How to Strip Fireplace Brick
We spent a lot of time canvassing google and the houseblog network to learn more about stripping brick before we started. We ended up doing a lot of trial and error and finally succeeded with a hybrid approach. One of the most helpful series of fireplace stripping posts are from Bungalow ’23 and Westview Bungalow
We tried a number of stripping products, the first pass of which was with SoyGel and CitriStrip to cut down on the causticity that are present in most hardcore stripping products. Both products had similar results. They cut through the first 2-3 layers of paint, but the problem was in the horrific clean up as shown below.
Our fireplace had really pitted, rough surface bricks, which presented the main challenge. We had to use many types of brushes to get into the crevices. We did a second pass with CitriStrip to get closer to the brick. Heat guns and the Silent Paint Remover had no effect on the brick as they just absorbed the heat, so we figured we had to do this the “hard way.”
At this point, we sort of gave up for well over a year because of the intense amount of elbow grease necessary. Taking some time to step back actually gave us the opportunity to come up with a more efficient process, that actually gave us a breakthrough technique… well, at least, we think so.
During our hiatus, we saw the blog posts about using Peel Away on fireplace brick. We heard Peel Away 1 was carried at Sherwin Williams with the peel off sheets with the decided it was worth a try. We did a test brick and decided to try a bigger sample. In general, with our pitted brick, the “peel away” part of Peel Away didn’t really work (which we expected), but the product definitely sucked the paint out of the brick better than we expected!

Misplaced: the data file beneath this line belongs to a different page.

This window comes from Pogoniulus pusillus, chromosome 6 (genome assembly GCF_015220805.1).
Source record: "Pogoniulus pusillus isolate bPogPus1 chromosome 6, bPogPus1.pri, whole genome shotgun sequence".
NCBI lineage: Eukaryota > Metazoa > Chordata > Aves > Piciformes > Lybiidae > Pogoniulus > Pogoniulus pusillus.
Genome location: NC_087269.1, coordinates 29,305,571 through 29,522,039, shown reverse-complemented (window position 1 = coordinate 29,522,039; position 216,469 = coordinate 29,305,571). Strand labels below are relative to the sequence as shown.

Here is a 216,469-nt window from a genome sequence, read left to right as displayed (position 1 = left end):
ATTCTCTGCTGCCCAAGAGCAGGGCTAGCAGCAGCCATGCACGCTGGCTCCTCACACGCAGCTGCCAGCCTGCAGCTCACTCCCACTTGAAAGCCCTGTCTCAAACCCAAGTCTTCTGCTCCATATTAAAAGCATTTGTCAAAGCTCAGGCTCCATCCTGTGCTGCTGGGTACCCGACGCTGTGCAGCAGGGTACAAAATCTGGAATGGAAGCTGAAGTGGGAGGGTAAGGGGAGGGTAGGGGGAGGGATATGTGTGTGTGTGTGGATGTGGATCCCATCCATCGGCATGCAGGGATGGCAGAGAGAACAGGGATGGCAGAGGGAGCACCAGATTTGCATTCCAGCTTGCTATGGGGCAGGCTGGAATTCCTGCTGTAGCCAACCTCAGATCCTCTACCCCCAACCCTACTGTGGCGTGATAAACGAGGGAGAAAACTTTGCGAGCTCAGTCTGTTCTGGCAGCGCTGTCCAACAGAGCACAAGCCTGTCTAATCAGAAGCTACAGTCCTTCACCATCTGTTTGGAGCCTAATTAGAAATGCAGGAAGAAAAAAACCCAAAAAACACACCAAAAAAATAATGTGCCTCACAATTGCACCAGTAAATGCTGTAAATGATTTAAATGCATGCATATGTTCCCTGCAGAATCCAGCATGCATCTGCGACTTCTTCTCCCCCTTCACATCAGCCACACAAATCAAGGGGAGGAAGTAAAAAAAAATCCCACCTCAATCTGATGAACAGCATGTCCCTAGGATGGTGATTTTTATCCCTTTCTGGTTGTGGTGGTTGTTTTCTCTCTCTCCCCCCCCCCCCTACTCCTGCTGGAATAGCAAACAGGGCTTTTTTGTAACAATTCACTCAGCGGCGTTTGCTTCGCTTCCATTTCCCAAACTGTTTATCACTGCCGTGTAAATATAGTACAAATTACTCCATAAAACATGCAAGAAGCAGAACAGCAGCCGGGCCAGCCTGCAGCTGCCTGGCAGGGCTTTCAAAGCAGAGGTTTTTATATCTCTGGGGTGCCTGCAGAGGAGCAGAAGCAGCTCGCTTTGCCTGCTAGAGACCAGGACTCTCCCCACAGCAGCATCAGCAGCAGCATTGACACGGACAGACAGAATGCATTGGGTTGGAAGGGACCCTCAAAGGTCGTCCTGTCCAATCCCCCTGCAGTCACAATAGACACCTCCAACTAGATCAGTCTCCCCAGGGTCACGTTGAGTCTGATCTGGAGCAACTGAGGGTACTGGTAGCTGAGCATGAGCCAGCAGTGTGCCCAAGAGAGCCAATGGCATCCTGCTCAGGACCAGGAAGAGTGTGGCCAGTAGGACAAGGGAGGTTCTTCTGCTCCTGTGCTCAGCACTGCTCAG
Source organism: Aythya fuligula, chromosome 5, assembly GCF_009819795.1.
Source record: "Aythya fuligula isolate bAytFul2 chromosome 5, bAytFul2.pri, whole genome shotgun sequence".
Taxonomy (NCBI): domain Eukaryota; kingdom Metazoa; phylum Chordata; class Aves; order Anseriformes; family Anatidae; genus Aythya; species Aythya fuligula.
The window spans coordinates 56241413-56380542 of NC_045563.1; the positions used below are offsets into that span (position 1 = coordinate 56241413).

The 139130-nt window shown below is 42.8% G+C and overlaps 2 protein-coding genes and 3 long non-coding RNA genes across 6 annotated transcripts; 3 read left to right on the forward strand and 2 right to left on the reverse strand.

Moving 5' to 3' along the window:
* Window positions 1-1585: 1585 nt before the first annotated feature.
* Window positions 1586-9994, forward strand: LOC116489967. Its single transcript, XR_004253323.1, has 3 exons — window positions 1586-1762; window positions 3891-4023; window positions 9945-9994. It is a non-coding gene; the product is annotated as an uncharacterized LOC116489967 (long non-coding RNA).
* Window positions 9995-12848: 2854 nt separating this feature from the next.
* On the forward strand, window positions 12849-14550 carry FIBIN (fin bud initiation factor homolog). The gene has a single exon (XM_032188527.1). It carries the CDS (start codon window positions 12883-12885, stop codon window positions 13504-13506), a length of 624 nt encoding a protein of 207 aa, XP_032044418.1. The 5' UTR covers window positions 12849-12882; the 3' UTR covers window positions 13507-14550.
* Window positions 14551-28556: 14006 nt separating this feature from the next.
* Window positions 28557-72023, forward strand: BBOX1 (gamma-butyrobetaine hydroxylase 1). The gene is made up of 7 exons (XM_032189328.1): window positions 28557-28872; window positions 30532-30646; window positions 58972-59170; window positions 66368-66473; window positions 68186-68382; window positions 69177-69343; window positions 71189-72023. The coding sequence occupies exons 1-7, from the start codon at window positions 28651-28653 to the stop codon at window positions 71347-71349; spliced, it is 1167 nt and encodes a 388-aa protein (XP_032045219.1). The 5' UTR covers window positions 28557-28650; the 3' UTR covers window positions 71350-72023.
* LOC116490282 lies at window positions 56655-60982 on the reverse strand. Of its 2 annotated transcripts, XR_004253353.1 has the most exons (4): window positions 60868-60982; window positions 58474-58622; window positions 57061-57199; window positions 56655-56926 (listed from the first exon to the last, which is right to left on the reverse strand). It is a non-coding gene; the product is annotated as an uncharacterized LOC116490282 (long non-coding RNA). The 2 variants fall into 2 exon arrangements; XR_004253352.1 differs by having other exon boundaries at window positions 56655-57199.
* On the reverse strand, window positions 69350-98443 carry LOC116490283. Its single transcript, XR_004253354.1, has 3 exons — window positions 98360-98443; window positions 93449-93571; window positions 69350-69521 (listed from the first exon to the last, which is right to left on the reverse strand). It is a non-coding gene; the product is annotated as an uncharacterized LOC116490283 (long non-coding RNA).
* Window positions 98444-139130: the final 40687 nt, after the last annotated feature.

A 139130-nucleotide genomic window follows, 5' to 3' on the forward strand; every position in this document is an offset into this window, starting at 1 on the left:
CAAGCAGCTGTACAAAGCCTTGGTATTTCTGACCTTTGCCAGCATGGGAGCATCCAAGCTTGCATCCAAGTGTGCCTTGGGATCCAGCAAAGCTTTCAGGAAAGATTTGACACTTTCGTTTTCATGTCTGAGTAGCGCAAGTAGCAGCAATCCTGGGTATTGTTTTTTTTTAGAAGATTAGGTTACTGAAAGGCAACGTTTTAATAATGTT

Peel Away progress:
Where our new technique came in, was with the stripper product clean-up. This could be utilized with any liquid product, although we are partial to Peel Away as we felt it would’ve been quicker to use from the get go.
First, we purchased a small paint spraying gun from Harbor Freight that we used with our air compressor*. We followed these steps to finish off our project, which you could follow from the get go.
- Mask off the area around the fireplace to control overspray.
- Put plastic down to protect the flooring from any moisture.
- Over the plastic, lay down a few layers of canvas drop cloths and large old towels (make sure you don’t mind that they will be ruined).
- Do a test area with stripper product of your choice. Follow manufacturer instructions and wait the allotted time before removing.
- Fill a large bucket with water to have on hand.
- Depending on your type of brick, use wire/plastic brushes and paint scrapers to remove initial layer(s) of paint and stripping product gunk.
- Use wet rags to do an initial rinse of the brick.
- Dispose of used water in the toilet or as your municipality recommends and refill as necessary.
- Fill the paint sprayer with water and turn on the compressor.
- At close range, begin spraying the brick to remove the remaining stripper and paint gunk remnants.
- You may still need to get in with some brushes or dental picks, but the time spent scrubbing will be much less.
- Dispose of paint gunk according to your local regulations.
Using pressurized water to clean the brick at close range was beneficial for a number of reasons:
- More spray control vs. other pressurized methods.
- Decreased overspray
- Less water use overall to get on the floor. Just make sure you have absorbent drop cloths and towels to catch any of the runoff.
- More crevice-cleaning power which greatly decreases the amount of time you need to scrub or use dental tools.
*Note: We don’t think that a homegrade stand-alone paint spraying gun would work, but if someone tries it and it works, let me know.
Our next step after we get all the woodwork finished, we plan on cleaning up and darkening the brick using the technique given at 1912 Bungalow, using a mixture of 50/50 boiled linseed oil and mineral spirits.